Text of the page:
Date: January 15, 2003
Creator: Onishi, Yasuo; Tingey, Joel M.; Recknagle, Kurtis P.; Liu, Jun; Terrones, Guillermo; Yokuda, Satoru T. et al.
Partner: UNT Libraries Government Documents Department
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IGPP 1999-2000 Annual Report

Description: The Institute of Geophysics and Planetary Physics (IGPP) is a Multicampus Research Unit of the University of California (UC). IGPP was founded in 1946 at UC Los Angeles with a charter to further research in the earth and planetary sciences and related fields. The Institute now has branches at UC campuses in Irvine, Los Angeles, San Diego, Santa Cruz and Riverside, and at Los Alamos National Laboratory and Lawrence Livermore National Laboratory. The University-wide IGPP has played an important role in establishing interdisciplinary research in the earth and planetary sciences. For example, IGPP was instrumental in founding the fields of physical oceanography and space physics, which at the time fell between the cracks of established university departments. Because of its multicampus orientation, IGPP has sponsored important inter-institutional consortia in the earth and planetary sciences. Each of the seven branches has a somewhat different intellectual emphasis as a result of the interplay between strengths of campus departments and Laboratory programs. The IGPP branch at Lawrence Livermore National Laboratory (LLNL) was approved by the Regents of the University of California in 1982. IGPP-LLNL emphasizes research in tectonics, geochemistry, and astrophysics. It provides a venue for studying the fundamental aspects of these fields, thereby complementing LLNL programs that pursue applications of these disciplines in national security and energy research. IGPP-LLNL was directed by Charles Alcock during this period and was originally organized into three centers: Geosciences, stressing seismology; High-Pressure Physics, stressing experiments using the two-stage light-gas gun at LLNL; and Astrophysics, stressing theoretical and computational astrophysics. In 1994, the activities of the Center for High-Pressure Physics were merged with those of the Center for Geosciences. The Center for Geosciences, headed by Frederick Ryerson, focuses on research in geophysics and geochemistry. The Astrophysics Research Center, headed by Kem Cook, provides a home for theoretical …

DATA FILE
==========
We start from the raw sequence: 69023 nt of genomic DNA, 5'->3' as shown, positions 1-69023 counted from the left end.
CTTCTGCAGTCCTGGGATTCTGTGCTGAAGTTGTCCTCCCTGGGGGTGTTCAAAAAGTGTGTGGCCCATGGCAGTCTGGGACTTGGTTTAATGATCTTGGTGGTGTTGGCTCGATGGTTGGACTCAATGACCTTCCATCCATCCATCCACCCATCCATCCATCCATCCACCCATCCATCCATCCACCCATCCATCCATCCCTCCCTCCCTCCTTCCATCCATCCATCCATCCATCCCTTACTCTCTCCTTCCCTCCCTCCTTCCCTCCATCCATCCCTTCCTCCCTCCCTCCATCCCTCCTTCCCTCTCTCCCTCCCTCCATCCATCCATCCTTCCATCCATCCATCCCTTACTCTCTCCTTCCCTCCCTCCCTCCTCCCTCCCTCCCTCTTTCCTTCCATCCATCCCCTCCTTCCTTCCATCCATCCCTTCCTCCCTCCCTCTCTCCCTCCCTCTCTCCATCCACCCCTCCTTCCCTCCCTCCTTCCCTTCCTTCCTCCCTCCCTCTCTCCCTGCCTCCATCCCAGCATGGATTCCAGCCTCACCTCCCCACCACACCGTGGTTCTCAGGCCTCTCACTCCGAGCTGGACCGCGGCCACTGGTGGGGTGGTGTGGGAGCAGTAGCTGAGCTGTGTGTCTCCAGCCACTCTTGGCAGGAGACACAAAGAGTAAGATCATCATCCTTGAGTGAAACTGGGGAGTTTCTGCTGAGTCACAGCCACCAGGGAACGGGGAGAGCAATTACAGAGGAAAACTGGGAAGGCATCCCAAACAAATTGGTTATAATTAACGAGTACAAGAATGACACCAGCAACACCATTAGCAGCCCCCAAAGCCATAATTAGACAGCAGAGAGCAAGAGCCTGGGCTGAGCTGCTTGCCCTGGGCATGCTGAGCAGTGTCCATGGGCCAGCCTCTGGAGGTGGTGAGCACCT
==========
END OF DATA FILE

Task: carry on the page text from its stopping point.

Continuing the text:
Date: January 27, 2003
Creator: Ryerson, F J; Cook, K & Hitchcock, B
Partner: UNT Libraries Government Documents Department
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Ultrasonic Examination of Double-Shell Tank 241-AN-105 Examination Completed September 2002

Description: COGEMA Engineering Corporation (COGEMA), under contract from CH2M Hill Hanford Group (CH2M Hill), has performed an ultrasonic examination of selected portions of Double-Shell Tank 241-AN-105. The purpose of this examination was to provide information that could be used to evaluate the integrity of the wall of the primary tank. The requirements for the ultrasonic examination of Tank 241-AN-105 were to detect, characterize, (idetify, size, and locate), and recod measurements made of any wall thinning, pitting, or cracks that might be present in the wall of the primary tank. Any measurements that exceed the requirements set forth in the Engineering Task Plan (ETP), RPP-8867, are reported to CH2M Hill and the Pacific Northwest National Laboratory (PNNL) for further evaluation. Under the contract with CH2M Hill, all data is to be recorded on disk and paper copies of all measurements are provided to PNNL for third-party evaluation. PNNL is responsible for preparing a reports(s) that describes the results of the COGEMA ultrasonic examinations.
Date: January 3, 2003
Creator: Pardini, Allan F. (BATTELLE (PACIFIC NW LAB)) & Posakony, Gerald J. (BATTELLE (PACIFIC NW LAB))
Partner: UNT Libraries Government Documents Department
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Femtosecond Laser Synthesis of Multi-Element Nanocrystals